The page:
Latheran laughs at his older partner. “That’s very good police work, Agent. Drones, Burke—drones!”

The old man’s snort becomes a laugh that becomes a hacking cough. Latheran scowls. “And the recreational vehicle, who is it registered to?”

“Man named Samuel Marino, in New York City.”

They exchange glances. “His name’s actually Smuyler Marrano. We’re talking about the most dangerous man in America, hands down. He’s actually your ‘Snorri Erickson.’”

“Is this a joke?” Storm yells.

“I assure you, we are not joking.”

“‘Most dangerous man’? Give us a break.” Druthers chuckles. “Why haven’t we heard of him?”

“How old are you?”

Druthers replies warily, “Twenty-nine.”

“There you go,” Latheran says cheerily. “Different generation.”

Storm pops his gum and snaps his fingers in irritation. “Answers. Now.”

Duster slowly taps awake the laptop with enfeebled fingers. “The Restricted Handling is for your own good. We don’t want you cubs tripping over Marrano in the dark and hurting yourselves on him.”

Storm sneers. “Like you did the other day? That was quite a collar at the Capitol, Agent. Eleven missed shots? And whose own good?”

Latheran grimaces at this insult. Duster closes his eyes and growls, “The rest of the Bureau’s own good. Our name. Our face. You’ll learn why.”

The old Agent gently touches Storm’s arm and eases him back from Colin Latheran’s immediate orbit. “Burke here’s on special extension,” Latheran growls. “He won’t give up the chase. He’s sixty-seven years old and started the Marrano unit forty years ago. Been getting his pension for the past eight. But most of all he wants to see Marrano and his people stopped, dead or alive.”

The old agent says, “So do a lot of other people up on Mahogany Row.”

Colin Latheran pulls a fat folder of reports from his attache. He goes pensive. “We hear about ‘wiseguys’ or ‘Islamists’ and our knees jerk. Marrano’s a criminal of a different sort. He’s an anarchist and he’s crafty. Patience and genius together. Swhy we haven’t caught him—yet.”

Duster slams the folder onto the table. Together Druthers and Storm open the file and read:

Smuyler Marrano, Also Known As

S.D. Butler / Jack Flora / Indrid Cold / Jacques Fournier / Carl Allen / Carlos Allende / Paul Buttadeus / Gerald de Selby / The Grand Chingon / Dr. 43 / Charles L. Dalrymple / Ricardo M. Nickson / Mr. Kalki Kalapa / Barna Szamit a Tulcsordulo Arnyekszek (the Brown Count of the Overflowing Toilet), / Tatal Timp (Father Time) / Brother Chouchani, / Dr. Croatoan / Dr. Crackpot / el Crackpotto / the Postmaster / the Garbagehead / the Golden Surfer / the Archangel / the Green Man / the White Brother / Blackhead / Old Smoky / the Mayor of Agarttha / AA 801 / Samuel Marino /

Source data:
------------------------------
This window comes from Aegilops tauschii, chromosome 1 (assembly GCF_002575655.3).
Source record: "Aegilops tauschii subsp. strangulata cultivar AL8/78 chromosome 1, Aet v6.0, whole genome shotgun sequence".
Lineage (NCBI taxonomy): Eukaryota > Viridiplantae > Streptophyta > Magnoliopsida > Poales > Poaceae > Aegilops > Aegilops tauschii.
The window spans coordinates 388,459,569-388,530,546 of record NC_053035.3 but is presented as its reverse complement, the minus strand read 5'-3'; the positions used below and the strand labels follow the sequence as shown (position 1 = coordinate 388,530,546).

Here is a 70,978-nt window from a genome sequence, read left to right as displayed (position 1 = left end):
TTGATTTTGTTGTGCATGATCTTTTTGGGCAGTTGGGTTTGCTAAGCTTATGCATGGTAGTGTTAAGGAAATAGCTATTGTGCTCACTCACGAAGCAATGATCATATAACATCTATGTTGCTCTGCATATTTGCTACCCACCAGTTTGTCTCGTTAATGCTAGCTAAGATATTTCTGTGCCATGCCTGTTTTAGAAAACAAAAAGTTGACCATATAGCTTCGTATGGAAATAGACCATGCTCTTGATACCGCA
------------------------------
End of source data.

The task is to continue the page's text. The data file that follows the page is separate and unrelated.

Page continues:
“And now confirmed, Dr. Snorri Erickson,” Latheran declares. “Each of those aliases is a different identity, and under each Marrano has headed a separate criminal enterprise. We thought ‘Erickson’ might have been Marrano, based on the pseudohistory crap this ‘Erickson’ crackpot was writing about. Matched Marrano’s views pretty closely.”

“We fed every old picture of Marrano we had into a face recognition program six months ago just for the hell of it and got a hit out of the blue on C-SPAN. We had no idea ‘Erickson’ was giving Congressional testimony, for fuck’s sake. Guy’s got balls the size of Saturn to just show up in public like that after forty-five years.” Duster sighs noisily. “And like all psychos, a part of him wants to get caught.”

Storm and Druthers gape at the list of associated criminals. It is three hundred sixty-four entries long and stretches back into the late 1960s.

Duster wearily pushes himself up from the table. “You’re going to have to come with us, the two of you. We want to show you something.”

THE DISTRICT SUMMER air outside has gone soupy. The SM Task Force Agents have beautifully double-parked on 10th Street and garnered a ticket which Latheran balls and tosses to the curb. They get in the car and Duster takes out the Christmas light and affixes it to the roof and Latheran kicks on the siren. Cars drift out of their path and they accelerate north. For a while Storm and Druthers remain silent. Then Duster says, “Ladies, the most pressing business. Somewhere out there in the West, Marrano has buried at least ten billion dollars in legit gold.”

Storm’s eyes go wide. “How do you—?”

Latheran shouts, “Both the Russian and Italian syndicates have been trying to find this stash for the past seven years. About a decade ago, Marrano had his cut-outs convert his entire fortune into gold certificates, then redeemed the shiny stuff itself and buried it somewhere here. But there was a traitor in his crew, and then two more, who blabbed about it to some connected guys in Vegas. The wiseguys kidnapped a couple of Marrano’s lower gofers and tried to get the location out of them. One of them escaped and made a report to Vegas police and then disappeared. The other ended up breathing dirt about thirty miles from Sin City.” Latheran concentrates on swerving past the left-turning fools ahead on 14th Street. “The gold’s buried somewhere in the Southwest, probably on Indian lands, some reservation. Like Erickson hinted, the San Luis Valley is a probable location. Marrano wants to give it to the tribes but’s been waiting for the right moment, when precious metals have gone through the roof. They have, and since he’s surfaced he or a part of his gang is going to go and dig it up and turn it over to the tribes as reparation.

“Hence our unit all these years. And hence your presence. Marrano has surfaced. We must get him dead or alive before he reaches the gold and the West Coast. Then he could easily lam it on the sea from there into international waters….Not that that means anything anymore.”